tails will be announced later. Old clothes
Victory Medals.— All ex-service men
who have served in this country or
abroad are entitled to Victory Medals.
Major Rowland, of the military depart
ment, will assist anyone in obtaining
Medical Students.—In the first three
years of work on the campus should not
delay their courses in organic chemistry
in the hope of obtaining such work in the
medical sahool itself in Portland. During
the last two or three summers the med
ical school has presented courses to meet
emergencies, but is beginning to insist
that students obtain chemistry wrork in
the department on the campus.
Elicit Club.—Dr. Kimball Young, of the
department of psychology, will address
the Eliot Club on “Psychology and Re
ligion,” Sunday evening, April 24, at
7:30, at the Unitarian church, on the
corner of Eleventh and Ferry streets.
University people are cordially invited.
Freshman Girls.—All girls who can
get a canoe to practice in are urged to
come out and practice for preliminary
tryouts to be held May 3 and 4, 1921.
This will determine those who will b(*
able to enter on Field Day. Everyone
interested, sign up on bulletin board in
the Lobby of the Woman’s Building.
Foreigners.—All men who are from
lands outside of continental United States
and Canada are invited to meet Mr. Hag-:
ry Anderson, of Berkeley, California,
at the “Y” Kut, Sunday evening at 7
Macbeth.—Fergus Reddie will read
“Macbeth" in Guild hall tonight (Satur
day), at 8 o’clock, as a memorial of the
Shakespeare anniversary, given by the
Eugene Shakespeare society. Public in
Forensic Council,—Important meeting
of the forensic council will be held in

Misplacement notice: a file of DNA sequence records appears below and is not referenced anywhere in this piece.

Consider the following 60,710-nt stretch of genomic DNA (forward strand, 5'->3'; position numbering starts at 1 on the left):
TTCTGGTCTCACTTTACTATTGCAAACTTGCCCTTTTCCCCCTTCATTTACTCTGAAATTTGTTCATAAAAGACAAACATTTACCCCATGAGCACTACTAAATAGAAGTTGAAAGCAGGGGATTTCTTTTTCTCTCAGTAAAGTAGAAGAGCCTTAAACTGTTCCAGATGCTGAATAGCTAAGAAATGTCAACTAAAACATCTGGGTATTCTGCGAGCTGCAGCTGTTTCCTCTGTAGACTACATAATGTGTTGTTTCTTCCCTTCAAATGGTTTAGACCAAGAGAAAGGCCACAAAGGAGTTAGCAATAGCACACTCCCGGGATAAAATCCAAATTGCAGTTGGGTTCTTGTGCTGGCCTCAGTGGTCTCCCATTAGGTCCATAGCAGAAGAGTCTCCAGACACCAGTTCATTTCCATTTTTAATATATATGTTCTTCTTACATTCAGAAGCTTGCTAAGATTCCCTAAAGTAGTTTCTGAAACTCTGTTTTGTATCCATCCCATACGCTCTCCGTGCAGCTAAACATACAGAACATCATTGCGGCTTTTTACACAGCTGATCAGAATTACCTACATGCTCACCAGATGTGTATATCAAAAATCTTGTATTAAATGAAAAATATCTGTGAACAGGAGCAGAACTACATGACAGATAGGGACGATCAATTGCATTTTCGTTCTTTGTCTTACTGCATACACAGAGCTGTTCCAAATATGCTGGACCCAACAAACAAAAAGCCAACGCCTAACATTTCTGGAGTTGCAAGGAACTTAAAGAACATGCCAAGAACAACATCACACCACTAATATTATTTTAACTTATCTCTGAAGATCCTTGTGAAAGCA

room H, Johnson hall, Tuesday at 4:15.
It is imperative that all members be
present as this will be the last meeting
of the year.
Oratorical Tryouts.—Tryouts for the
.Northwest oratorical contest Thursday
at 7:15 in room 3, Johnson hall. All
prospective contestants should see Pro
fessor Michael at once.
Failing-Bookman.—All seniors who *artf
interested in the Failing-Beekman con
test should arrange conferences with
Professor Michael at once.
POUR HOURS’ EFFORT
WINS SEATTLE TRIP
Jennie Perkins Makes Debate Team at
Last Moment; Three Others
With but four hours preparation upon
a subject she had never debated before,
Jennie Perkins, of Portland, a senior in
journalism, last evening won a place on
the varsity women’s debating team in the
tryouts held in Johnson hall.
At 3 o’clock Miss Perkins didn’t know
that there was to he n tryout. At 3:30
she heard of it and started to investi
gate. “Were they going to Washing
ton?” She discovered that they were.
“What was the question?” This she was
also told. And she immediately went to
work organizing her material, and with
time out for supper, had her talk ready
by 7:30 p. m.
Wanda Daggett, Marjorie Stout, and
Lurline Coulter are the other members
of the team which is to debate Washing
ton May 13. Miss Daggett and Miss
Perkins comprise the negative team
which will go to Seattle, the negative